Friday StFriday Street: It may have taken its name from Frigdaeges, an Old English name, but most people plump for John Stow’s theory that it was “so called of fishmongers dwelling there and serving Friday’s market”. There was a time in Catholic England when eating meat on Friday was forbidden and, at least one meat eater was executed for that crime. Friday is, it seems, the only day of the week represented in London street names.

French Ordinary Court cropFrench Ordinary Court: Leading off another street unusual name (Crutched Friars), this small street was given its name because in the 17th century the Huguenots were allowed by the French Ambassador, who had his residence in Crutched Friars, to sell coffee and pastries. They also served fixed price meals; in those days such a meal was called an ‘ordinary’.

cock laneLove Lane: There’s no better way of putting it than to quote the inimitabel John Stow, who said bluntly that it was “so called of wantons”. Love, but with a price tag. There are many streets with names that have bawdy and that category could include Cock Lane, as Fun London Tours naughtily suggests.

Cock Lane could take its name from the fact that the only place where the City’s prostitutes could live; it may also have a less lewd (though bloody) explanation for its name. Cock Lane was, perhaps, most famous for its ghost.
Wardrobe Terrace crop

Wardrobe Place: Amazingly, what it seems: in 1359 a house belonging to Sir John Beauchamp was purchased by Edward II and became the storeroom for the royal clothing. The house was destroyed in the Great Fire of 1666 but the name lives on. The area was mentioned in Shakespeare’s will, when he bequeathed land near the Wardrobe to his daughter.

Cripplegate Street: This takes its name from one of London’s Roman city gates, supposedly thus named because when Edmund the Martyr’s body was brought through the gate in 1010, some cripples were miraculously cured. This theory has its detractors, who claim that the name comes from ‘crepul’ – a tunnel or covered way, which was constructed for the sentries there.

Mincing Lane cropMincing Lane: This Lane, with connections to Jimmy Choo and Cruella de Ville, takes its name from nothing to do with funny walks. The word derives from the Old English feminine of ‘monk’, and the name dates back to the 12th century. According to London historian John Stow, it was once “Mincheon lane, so called of tenements there sometime pertaining to the Minchuns or nuns of St Helens in Bishopsgate.”

EAS_4136St Mary Axe: This name involves an axe and a Saint Mary, and takes its name from the church of the same name, later combined with St Thomas Undershaft. Supposedly Maurius, father of King Cole – gave his daughter Ursula permission to travel to Germany with 11,000 virgins who were subsequently slain by an enraged Attila and his Huns.

EAS_4139With all due respect to the blog that inspired this particular post, it is hard to talk about St Mary Axe without mentioning another weird and wonderful City of London street name: Undershaft.

Crutched FriarsCrutched Friars: A relatively new name (the street was once called, less interestingly, Hart Street), it derives its current name from a holy order, the Crossed Friars, an Augustinian order who wore habits that were blue with, usually, a red cross on the back.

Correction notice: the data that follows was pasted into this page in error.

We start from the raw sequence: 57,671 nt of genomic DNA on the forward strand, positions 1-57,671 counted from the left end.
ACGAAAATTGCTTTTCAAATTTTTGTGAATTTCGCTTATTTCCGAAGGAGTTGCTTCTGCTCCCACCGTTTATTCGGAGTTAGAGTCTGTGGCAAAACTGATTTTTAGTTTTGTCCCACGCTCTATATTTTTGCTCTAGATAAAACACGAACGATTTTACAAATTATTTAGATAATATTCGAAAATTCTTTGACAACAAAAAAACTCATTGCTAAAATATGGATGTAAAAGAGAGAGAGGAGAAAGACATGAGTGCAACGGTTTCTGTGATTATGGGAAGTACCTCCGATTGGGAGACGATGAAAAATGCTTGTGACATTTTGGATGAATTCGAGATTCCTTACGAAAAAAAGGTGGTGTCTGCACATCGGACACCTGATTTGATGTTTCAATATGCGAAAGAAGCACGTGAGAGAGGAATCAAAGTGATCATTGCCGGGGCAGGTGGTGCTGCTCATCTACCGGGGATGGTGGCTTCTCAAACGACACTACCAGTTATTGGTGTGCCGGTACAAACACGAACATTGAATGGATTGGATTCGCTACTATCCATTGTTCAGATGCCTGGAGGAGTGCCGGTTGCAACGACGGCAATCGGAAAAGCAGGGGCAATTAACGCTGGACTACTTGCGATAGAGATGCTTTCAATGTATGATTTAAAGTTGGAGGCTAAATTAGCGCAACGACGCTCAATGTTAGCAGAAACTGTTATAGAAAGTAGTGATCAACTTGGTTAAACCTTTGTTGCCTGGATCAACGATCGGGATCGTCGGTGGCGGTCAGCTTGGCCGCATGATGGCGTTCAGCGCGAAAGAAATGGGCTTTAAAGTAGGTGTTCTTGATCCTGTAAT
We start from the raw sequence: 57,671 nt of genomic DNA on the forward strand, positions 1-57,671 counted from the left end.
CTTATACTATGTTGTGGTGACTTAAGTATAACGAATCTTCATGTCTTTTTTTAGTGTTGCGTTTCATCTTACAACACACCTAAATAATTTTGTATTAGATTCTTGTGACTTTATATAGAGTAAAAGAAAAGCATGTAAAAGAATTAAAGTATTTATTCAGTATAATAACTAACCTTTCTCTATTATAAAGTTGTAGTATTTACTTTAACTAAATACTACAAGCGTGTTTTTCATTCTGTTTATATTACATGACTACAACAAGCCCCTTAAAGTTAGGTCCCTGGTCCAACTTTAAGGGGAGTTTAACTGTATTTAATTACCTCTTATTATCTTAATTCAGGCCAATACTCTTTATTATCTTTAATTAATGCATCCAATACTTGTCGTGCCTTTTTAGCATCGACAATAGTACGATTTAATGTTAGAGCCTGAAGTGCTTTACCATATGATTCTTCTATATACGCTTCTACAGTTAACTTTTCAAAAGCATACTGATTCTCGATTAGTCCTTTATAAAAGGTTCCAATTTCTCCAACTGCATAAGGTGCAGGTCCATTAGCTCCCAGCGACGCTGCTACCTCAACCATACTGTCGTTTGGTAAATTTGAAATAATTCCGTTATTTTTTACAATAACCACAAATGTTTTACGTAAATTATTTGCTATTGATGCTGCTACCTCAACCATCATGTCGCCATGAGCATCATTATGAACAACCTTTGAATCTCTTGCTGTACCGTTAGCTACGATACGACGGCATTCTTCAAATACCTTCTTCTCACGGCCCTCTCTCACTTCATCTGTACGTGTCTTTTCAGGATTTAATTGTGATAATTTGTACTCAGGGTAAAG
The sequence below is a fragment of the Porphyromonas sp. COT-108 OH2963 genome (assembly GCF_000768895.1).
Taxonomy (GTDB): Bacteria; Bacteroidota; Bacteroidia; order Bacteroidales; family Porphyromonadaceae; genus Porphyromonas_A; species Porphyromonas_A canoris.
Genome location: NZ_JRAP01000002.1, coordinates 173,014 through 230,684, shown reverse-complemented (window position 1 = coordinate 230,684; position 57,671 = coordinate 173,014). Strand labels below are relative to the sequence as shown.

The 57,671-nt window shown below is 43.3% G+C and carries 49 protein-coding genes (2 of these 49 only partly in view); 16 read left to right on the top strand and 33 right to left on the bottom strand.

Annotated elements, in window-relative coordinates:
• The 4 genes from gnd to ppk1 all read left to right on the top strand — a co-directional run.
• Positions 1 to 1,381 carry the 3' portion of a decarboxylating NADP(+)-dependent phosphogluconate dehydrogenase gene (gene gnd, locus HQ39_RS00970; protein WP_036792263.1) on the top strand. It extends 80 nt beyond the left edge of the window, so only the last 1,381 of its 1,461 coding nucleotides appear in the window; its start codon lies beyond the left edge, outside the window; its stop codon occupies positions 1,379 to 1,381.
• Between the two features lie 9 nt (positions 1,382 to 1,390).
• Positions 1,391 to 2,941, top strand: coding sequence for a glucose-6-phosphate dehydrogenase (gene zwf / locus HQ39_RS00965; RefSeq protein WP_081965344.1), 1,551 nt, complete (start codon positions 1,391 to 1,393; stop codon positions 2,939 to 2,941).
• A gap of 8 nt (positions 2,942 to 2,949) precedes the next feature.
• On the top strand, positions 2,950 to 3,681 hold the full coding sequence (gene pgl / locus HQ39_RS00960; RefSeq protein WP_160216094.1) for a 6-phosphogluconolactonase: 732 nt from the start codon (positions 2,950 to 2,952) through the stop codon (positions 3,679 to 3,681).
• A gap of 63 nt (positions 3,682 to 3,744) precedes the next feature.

Hanging Sword Alley: This name can be traced back as early as 1564, when a large Tudor house was known by the sign of the Hanging Sword. The area was popular with fencing masters and the sign may have referred to this occupation. The alley was also known at one time by the sinister name of Blood Bowl Alley, after a 14th century inn, depicted in Plate 9 of Hogarth’s ‘Industry and Idleness’ series.

EAS_3921Of course, if we’re looking at gory street names in the City of London, a particular favourite is Bleeding Heart Yard.

Pageantmasters, Lord Mayors, and quills

EAS_4010Following on from a Twitter snippet provided by @CityandLivery today, let’s take a quick look at Pageantmaster Court. That, happily, takes its name from a Pageantmaster, currently Dominic Reid, and its connection to the Lord Mayor’s Show.

The Lord Mayor’s Show – the largest unrehearsed procession in the world – takes place this year on 8 November, the day after the new Lord Mayor takes up office. The tradition dates back to 1215 when King John allowed the Mayor of London to become one of the first elected offices in the modern world.

A condition of this was that every year the newly-elected Mayor should present himself at court and swear loyalty to the Crown. This duty became a more and more grand affair and, by the 16th century, was known worldwide as the Lord Mayor’s Show. London’s most famous diarist, Samuel Pepys, regularly recorded the event in his diaries, starting in 1660.

Key to the show is the Pageantmaster, who organizes the procession, inspects the route, and ensures that all runs smoothly and to time on the day. The importance of this role is reflected in Pageantmaster Court, a 20th-century name for a court that runs off Ludgate Hill. Every year the Pageantmaster processes past Pageantmaster Court during The Lord Mayor’s Show.

Quill
The quill in question

Incidentally, another duty of the Lord Mayor is to officiate at the Changing of the Quill ceremony, part of the John Stow Memorial Service at St Andrew Undershaft Church in St Mary Axe. This year’s event was presided over by the incumbent Lord Mayor, Fiona Woolf, who is only the second woman to have held the post.